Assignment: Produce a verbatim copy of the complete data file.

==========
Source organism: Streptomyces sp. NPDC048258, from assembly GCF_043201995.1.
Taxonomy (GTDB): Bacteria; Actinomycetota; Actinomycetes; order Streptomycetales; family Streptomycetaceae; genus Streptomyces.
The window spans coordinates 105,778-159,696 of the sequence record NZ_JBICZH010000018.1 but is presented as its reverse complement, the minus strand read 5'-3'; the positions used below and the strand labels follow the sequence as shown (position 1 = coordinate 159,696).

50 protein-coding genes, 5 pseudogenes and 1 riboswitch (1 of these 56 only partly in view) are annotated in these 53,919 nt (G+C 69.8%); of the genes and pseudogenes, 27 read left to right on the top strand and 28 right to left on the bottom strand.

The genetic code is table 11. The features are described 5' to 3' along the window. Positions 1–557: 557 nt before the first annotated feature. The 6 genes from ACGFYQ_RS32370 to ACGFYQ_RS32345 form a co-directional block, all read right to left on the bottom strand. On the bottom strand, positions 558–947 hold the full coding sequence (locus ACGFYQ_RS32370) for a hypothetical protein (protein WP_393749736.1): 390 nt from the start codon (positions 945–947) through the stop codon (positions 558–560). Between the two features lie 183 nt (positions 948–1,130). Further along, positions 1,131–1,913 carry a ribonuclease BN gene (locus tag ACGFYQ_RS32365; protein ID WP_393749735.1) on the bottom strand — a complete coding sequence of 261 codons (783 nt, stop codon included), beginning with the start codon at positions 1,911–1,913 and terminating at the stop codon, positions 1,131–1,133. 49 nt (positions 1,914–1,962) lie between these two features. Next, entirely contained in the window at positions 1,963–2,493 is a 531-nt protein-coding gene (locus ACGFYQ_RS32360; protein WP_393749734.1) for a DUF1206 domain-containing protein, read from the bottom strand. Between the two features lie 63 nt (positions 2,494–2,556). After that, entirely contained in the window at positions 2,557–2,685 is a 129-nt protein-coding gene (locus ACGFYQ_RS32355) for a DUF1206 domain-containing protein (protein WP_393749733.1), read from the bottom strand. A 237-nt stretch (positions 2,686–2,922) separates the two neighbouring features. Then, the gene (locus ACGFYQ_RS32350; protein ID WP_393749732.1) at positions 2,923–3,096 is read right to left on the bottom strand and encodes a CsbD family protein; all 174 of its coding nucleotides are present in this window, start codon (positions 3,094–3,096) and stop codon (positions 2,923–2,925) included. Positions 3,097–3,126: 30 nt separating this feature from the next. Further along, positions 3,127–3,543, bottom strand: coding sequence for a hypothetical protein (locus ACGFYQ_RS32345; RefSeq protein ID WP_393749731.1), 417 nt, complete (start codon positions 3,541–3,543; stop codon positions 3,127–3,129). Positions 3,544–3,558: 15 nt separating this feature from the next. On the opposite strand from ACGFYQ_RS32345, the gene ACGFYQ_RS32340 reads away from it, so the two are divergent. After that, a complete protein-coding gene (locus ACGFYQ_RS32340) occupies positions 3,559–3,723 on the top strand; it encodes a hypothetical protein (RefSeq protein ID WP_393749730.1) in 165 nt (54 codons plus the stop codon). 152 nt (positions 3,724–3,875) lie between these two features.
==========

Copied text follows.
Source organism: Streptomyces sp. NPDC048258, from assembly GCF_043201995.1.
Taxonomy (GTDB): Bacteria; Actinomycetota; Actinomycetes; order Streptomycetales; family Streptomycetaceae; genus Streptomyces.
The window spans coordinates 105,778-159,696 of the sequence record NZ_JBICZH010000018.1 but is presented as its reverse complement, the minus strand read 5'-3'; the positions used below and the strand labels follow the sequence as shown (position 1 = coordinate 159,696).

50 protein-coding genes, 5 pseudogenes and 1 riboswitch (1 of these 56 only partly in view) are annotated in these 53,919 nt (G+C 69.8%); of the genes and pseudogenes, 27 read left to right on the top strand and 28 right to left on the bottom strand.

The genetic code is table 11. The features are described 5' to 3' along the window. Positions 1–557: 557 nt before the first annotated feature. The 6 genes from ACGFYQ_RS32370 to ACGFYQ_RS32345 form a co-directional block, all read right to left on the bottom strand. On the bottom strand, positions 558–947 hold the full coding sequence (locus ACGFYQ_RS32370) for a hypothetical protein (protein WP_393749736.1): 390 nt from the start codon (positions 945–947) through the stop codon (positions 558–560). Between the two features lie 183 nt (positions 948–1,130). Further along, positions 1,131–1,913 carry a ribonuclease BN gene (locus tag ACGFYQ_RS32365; protein ID WP_393749735.1) on the bottom strand — a complete coding sequence of 261 codons (783 nt, stop codon included), beginning with the start codon at positions 1,911–1,913 and terminating at the stop codon, positions 1,131–1,133. 49 nt (positions 1,914–1,962) lie between these two features. Next, entirely contained in the window at positions 1,963–2,493 is a 531-nt protein-coding gene (locus ACGFYQ_RS32360; protein WP_393749734.1) for a DUF1206 domain-containing protein, read from the bottom strand. Between the two features lie 63 nt (positions 2,494–2,556). After that, entirely contained in the window at positions 2,557–2,685 is a 129-nt protein-coding gene (locus ACGFYQ_RS32355) for a DUF1206 domain-containing protein (protein WP_393749733.1), read from the bottom strand. A 237-nt stretch (positions 2,686–2,922) separates the two neighbouring features. Then, the gene (locus ACGFYQ_RS32350; protein ID WP_393749732.1) at positions 2,923–3,096 is read right to left on the bottom strand and encodes a CsbD family protein; all 174 of its coding nucleotides are present in this window, start codon (positions 3,094–3,096) and stop codon (positions 2,923–2,925) included. Positions 3,097–3,126: 30 nt separating this feature from the next. Further along, positions 3,127–3,543, bottom strand: coding sequence for a hypothetical protein (locus ACGFYQ_RS32345; RefSeq protein ID WP_393749731.1), 417 nt, complete (start codon positions 3,541–3,543; stop codon positions 3,127–3,129). Positions 3,544–3,558: 15 nt separating this feature from the next. On the opposite strand from ACGFYQ_RS32345, the gene ACGFYQ_RS32340 reads away from it, so the two are divergent. After that, a complete protein-coding gene (locus ACGFYQ_RS32340) occupies positions 3,559–3,723 on the top strand; it encodes a hypothetical protein (RefSeq protein ID WP_393749730.1) in 165 nt (54 codons plus the stop codon). 152 nt (positions 3,724–3,875) lie between these two features.